Neighbourhood planning

Neighbourhood planning was introduced as a new power to communities by the Localism Act 2011. Local planning authorities have a legal duty to support the development of neighbourhood plans and orders.

A neighbourhood plan can establish general planning policies for the development and use of land in a neighbourhood, including:

  • Where new homes and offices should be built
  • What they should look like
  • What new community facilities are needed and where.

Successful neighbourhood plans will form part of the Development Plan used by East Hampshire District Council in determining planning applications.

There are two types of neighbourhood planning:

  • Neighbourhood plans
  • Neighbourhood development orders

Is neighbourhood planning right for my community?

Neighbourhood planning is designed to be a positive process, aimed at planning for new development to meet local needs. It cannot be used to stop development in an area, but it can help to shape and guide where development is located.

Potential benefits:

  • Allow communities to take responsibility for deciding the future of their area
  • Gain an understanding of local issues and how to address them
  • Opportunity to bring a community together.

Potential disadvantages:

  • Difficult issues will need to be dealt with
  • Will require extensive resources and commitment, lengthy process
  • Unlikely that everyone in the community will be happy with the outcome.

Neighbourhood plans

A neighbourhood plan will form part of the district's statutory Development Plan which will be used in the determination of planning applications.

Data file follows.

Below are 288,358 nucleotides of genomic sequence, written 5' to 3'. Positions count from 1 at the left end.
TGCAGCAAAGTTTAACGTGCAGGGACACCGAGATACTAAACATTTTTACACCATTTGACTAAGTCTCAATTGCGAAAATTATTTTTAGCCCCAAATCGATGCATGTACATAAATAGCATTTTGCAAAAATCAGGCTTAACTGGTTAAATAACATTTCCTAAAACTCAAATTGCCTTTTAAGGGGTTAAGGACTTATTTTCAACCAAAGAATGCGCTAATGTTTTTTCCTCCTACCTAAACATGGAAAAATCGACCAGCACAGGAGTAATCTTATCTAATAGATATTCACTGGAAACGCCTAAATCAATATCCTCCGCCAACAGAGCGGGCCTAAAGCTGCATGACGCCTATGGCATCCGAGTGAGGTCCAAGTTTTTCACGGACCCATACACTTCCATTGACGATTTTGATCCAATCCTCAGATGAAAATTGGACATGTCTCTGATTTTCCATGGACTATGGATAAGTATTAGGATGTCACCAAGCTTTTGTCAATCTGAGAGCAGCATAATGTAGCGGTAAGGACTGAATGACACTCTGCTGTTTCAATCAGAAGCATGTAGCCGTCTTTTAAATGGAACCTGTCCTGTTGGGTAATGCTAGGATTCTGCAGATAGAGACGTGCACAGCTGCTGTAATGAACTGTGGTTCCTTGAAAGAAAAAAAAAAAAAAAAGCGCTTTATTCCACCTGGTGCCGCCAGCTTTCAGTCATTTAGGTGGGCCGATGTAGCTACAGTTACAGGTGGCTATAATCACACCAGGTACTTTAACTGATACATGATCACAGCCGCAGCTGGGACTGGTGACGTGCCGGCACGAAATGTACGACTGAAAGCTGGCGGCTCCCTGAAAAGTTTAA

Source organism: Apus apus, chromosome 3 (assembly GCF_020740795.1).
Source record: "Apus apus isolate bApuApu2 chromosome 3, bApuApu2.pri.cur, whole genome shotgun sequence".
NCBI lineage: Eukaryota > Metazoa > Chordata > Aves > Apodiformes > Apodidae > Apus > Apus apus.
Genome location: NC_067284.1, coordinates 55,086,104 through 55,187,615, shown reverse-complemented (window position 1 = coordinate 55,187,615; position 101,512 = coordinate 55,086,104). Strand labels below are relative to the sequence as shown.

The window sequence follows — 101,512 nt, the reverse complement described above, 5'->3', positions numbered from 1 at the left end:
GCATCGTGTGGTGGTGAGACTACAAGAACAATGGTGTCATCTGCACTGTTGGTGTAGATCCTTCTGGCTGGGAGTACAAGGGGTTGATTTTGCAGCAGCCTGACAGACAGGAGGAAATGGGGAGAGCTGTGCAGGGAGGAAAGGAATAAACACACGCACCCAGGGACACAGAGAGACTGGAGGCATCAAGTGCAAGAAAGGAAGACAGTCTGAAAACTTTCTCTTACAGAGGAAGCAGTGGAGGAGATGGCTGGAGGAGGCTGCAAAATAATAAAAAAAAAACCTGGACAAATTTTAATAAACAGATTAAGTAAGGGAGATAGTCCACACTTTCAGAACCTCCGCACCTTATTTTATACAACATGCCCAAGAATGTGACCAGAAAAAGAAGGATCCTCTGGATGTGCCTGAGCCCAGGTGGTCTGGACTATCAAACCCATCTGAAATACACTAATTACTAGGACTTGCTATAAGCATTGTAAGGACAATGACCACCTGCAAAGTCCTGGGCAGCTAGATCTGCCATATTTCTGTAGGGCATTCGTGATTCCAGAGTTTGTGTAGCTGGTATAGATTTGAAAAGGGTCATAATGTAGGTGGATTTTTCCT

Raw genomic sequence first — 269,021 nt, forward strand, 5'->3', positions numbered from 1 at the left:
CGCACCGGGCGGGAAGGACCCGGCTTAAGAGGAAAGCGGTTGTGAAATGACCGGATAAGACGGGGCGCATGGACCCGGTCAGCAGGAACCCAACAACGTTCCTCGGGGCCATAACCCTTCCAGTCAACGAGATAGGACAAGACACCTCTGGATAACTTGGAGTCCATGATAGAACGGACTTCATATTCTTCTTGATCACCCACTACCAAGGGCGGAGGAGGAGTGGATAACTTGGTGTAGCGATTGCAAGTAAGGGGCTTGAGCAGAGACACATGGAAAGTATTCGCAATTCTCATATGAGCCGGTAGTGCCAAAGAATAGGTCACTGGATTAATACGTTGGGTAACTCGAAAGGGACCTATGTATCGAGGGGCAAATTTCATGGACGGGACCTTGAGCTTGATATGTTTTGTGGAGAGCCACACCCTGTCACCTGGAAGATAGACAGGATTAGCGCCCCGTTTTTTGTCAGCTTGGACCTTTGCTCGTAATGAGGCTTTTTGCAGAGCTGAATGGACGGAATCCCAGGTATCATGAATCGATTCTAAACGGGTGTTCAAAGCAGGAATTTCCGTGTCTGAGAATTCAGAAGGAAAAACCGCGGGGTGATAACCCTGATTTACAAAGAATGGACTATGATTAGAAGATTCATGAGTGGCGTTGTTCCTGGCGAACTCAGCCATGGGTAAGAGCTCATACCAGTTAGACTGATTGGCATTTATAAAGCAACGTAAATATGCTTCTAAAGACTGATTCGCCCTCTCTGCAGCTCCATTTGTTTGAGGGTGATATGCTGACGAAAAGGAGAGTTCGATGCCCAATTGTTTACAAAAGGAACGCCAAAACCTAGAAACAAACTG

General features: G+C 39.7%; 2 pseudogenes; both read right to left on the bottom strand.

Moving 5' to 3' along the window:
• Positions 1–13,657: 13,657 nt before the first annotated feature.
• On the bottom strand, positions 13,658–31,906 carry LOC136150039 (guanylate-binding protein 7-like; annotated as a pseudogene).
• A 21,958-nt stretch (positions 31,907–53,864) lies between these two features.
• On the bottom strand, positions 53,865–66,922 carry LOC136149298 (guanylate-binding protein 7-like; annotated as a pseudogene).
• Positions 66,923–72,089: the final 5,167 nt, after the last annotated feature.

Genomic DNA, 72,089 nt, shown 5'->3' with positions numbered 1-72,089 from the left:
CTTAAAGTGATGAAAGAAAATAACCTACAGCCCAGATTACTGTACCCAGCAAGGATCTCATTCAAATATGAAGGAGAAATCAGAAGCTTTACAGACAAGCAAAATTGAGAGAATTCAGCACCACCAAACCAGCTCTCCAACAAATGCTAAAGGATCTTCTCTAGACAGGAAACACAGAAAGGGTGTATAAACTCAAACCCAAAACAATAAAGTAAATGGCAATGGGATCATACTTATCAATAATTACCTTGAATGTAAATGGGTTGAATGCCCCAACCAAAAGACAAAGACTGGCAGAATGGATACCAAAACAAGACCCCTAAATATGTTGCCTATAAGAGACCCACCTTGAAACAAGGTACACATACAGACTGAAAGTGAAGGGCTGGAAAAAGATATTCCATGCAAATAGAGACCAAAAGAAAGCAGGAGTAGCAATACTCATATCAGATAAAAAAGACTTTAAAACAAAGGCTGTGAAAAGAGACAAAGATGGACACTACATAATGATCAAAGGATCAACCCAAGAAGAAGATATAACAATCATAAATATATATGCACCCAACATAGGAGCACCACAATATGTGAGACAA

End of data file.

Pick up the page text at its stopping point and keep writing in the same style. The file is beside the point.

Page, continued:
Neighbourhood plans must be in general conformity with the strategic policies within the adopted Local Plan. This includes up to date housing targets.

A neighbourhood plan cannot be used to provide less development than identified in the Local Plan: Joint Core Strategy.

Neighbourhood development orders

These can grant planning permission for certain types of development without the need to submit a planning application to the council.

Examples could include:

  • Minor residential development such as extensions or windows
  • Town centre development such as changes of use or signage
  • Minor development in an industrial estate.

What else can you do?

There are many other ways in which local communities can be involved in planning for the future of their area, for example through the preparation of Town and Parish Plans, or Town and Village Design Statements (Design Statements are a material consideration in the determination of planning applications).

The difference between neighbourhood planning and community planning is that neighbourhood planning focuses only on planning issues, whereas documents such as Parish Plans can cover much wider issues like education and anti-social behaviour.